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Pruitt, Zinke and Perry Target Clean Air and Water Rules to Curb 'Burdens' on Energy Sector

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Pruitt, Zinke and Perry Target Clean Air and Water Rules to Curb 'Burdens' on Energy Sector
EPA Administrator Scott Pruitt, Energy Secretary Rick Perry and Interior Secretary Ryan Zinke. Photo by Tami Heilemann, Interior

At a speech in North Dakota last month, President Trump boasted that his administration is refocusing the U.S. Environmental Protection Agency (EPA) to its "core mission: clean air and clean water."

"That's what I want—clean air," he continued. "Think of it. We talk about the—I want beautiful clean air, and I want crystal-clean water, right? That's what we want."


That statement—based on Trump's nine months of environmental rollbacks, from approving the Dakota Access and Keystone pipelines to gutting the Clean Power Plan—could not be further from the truth.

In a shocking report from Reuters, EPA Administrator Scott Pruitt, Energy Sec. Rick Perry and Interior Sec. Ryan Zinke have each announced separate steps on how they will carry out President Trump's "energy independence" executive order in March to ease regulatory burdens on energy development.

One of the most environmentally consequential steps comes from Pruitt's EPA, which will try to pinpoint how the Clean Air Act and Clean Water Act affects energy sectors jobs. (Earth to Mr. President: these landmark laws are designed to give us "clean air" and "crystal-clean water.")

"We are working to curb unnecessary and duplicative regulatory burdens that do not serve the American people," Pruitt said in a statement.

Here are the other steps that Trump's agencies will be taking to boost the energy sector, as detailed by Reuters:

"The EPA will also create a task force to simplify the permit process for building new polluting facilities, weigh options to revamp national ambient air quality standards and launch a "smart sectors" program to engage with industries as it crafts regulations.

The Energy Department said it will focus on streamlining natural gas exports, review its national laboratory policies, review National Environmental Policy Act (NEPA) regulations for approving major infrastructure projects and reviewing the agency's popular household appliance standards program.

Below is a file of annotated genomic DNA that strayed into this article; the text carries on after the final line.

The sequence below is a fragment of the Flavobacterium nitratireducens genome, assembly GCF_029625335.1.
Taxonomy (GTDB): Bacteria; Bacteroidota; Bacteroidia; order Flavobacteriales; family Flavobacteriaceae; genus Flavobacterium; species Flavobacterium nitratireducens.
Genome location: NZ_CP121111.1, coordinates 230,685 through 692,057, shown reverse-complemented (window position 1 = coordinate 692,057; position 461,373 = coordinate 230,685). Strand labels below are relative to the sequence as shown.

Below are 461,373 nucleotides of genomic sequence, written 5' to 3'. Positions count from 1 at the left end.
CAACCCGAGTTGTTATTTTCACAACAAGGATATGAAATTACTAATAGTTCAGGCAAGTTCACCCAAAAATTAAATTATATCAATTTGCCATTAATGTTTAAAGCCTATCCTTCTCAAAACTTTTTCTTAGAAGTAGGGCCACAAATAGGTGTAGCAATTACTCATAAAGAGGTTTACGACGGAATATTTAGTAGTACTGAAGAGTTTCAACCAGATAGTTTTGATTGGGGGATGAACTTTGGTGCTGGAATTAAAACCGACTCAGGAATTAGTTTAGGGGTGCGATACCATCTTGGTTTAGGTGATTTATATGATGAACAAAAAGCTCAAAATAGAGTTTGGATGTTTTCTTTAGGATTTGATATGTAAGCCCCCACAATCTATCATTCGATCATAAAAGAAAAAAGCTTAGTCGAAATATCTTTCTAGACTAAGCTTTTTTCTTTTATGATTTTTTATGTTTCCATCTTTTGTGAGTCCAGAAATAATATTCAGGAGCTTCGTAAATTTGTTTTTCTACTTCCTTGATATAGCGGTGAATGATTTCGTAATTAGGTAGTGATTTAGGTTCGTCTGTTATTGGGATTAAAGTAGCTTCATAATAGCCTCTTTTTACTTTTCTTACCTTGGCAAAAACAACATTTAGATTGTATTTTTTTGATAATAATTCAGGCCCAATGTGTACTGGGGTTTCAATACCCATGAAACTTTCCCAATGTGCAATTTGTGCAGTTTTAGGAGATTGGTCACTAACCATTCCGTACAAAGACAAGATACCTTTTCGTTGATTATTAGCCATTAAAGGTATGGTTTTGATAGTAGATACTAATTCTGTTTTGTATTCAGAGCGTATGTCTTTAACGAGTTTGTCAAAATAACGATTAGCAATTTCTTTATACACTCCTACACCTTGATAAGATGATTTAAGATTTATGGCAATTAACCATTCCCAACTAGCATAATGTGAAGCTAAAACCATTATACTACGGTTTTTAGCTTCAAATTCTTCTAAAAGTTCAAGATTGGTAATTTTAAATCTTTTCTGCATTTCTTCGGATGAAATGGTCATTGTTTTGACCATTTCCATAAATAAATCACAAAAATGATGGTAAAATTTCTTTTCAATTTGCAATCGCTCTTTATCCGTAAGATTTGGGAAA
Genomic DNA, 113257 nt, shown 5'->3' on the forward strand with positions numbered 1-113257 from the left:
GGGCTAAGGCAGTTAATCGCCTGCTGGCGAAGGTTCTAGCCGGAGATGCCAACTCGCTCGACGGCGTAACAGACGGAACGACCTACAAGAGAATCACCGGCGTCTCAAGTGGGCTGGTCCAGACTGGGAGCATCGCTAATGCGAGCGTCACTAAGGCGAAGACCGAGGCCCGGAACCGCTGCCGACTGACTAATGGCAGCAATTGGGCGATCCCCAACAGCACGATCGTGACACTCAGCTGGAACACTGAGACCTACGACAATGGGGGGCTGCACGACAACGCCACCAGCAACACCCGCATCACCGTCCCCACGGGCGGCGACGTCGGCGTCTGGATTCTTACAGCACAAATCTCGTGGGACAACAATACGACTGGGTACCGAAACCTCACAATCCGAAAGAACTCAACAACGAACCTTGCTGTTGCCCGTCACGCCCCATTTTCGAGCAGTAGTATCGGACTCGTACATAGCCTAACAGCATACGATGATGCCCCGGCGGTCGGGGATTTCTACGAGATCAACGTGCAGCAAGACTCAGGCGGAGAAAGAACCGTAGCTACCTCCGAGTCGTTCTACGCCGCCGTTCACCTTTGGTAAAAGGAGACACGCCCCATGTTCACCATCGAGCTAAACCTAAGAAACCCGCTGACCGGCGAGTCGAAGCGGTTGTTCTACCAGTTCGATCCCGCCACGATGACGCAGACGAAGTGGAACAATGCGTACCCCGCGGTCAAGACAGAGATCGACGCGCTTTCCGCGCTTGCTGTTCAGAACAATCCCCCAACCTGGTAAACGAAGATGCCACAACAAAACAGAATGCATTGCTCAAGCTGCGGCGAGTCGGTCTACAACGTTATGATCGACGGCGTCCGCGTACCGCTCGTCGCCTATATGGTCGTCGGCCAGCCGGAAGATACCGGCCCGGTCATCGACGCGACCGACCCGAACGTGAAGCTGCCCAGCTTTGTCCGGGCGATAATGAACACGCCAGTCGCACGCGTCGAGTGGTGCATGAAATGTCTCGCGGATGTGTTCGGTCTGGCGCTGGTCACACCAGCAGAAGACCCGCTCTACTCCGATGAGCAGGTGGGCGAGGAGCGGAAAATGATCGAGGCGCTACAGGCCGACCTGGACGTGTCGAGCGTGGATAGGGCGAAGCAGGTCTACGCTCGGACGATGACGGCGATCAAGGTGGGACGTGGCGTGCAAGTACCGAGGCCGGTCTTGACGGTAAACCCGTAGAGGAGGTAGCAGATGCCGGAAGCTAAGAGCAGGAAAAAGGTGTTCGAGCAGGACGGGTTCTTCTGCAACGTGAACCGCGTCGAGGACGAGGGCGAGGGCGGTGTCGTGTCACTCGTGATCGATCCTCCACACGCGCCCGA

The Interior Department submitted what it called an 'energy burdens' report to the president, which outlines some Obama-era regulations it has started to reverse or reform, or has plans to.

This includes lifting the moratorium on coal leases on federal land, reviewing regulations on fracking on federal and tribal land, developing a five-year plan for offshore drilling and streamlining the federal leasing program and permitting process."

While the administration claims that boosting jobs and the economy are the end goal, a new feature in TIME questions if Pruitt's actions—and Trump's by extension—are serving industry interests instead:

"Since [Pruitt] took office, more than a dozen EPA regulations have been killed or put under review, from fuel-efficiency standards to regulations on the disposal of coal ash to restrictions on toxic metals like arsenic in waterways," the magazine noted. "Moreover, the Trump Administration has proposed slashing funding for the agency's law-enforcement branch, which identifies polluters under existing regulations.

"All this has aided businesses, propping up the declining coal industry, ensuring profit margins for chemical makers and reducing compliance costs for farmers. But the change has also weakened an agency designed to save lives.

"'They're trying to deconstruct and dismantle the basic protections,' says Mustafa Ali, a career EPA official who resigned in March after 24 years. 'They're creating situations where more folks are going to get sick, some folks are going to die, more folks are going to be put in harm's way.'"

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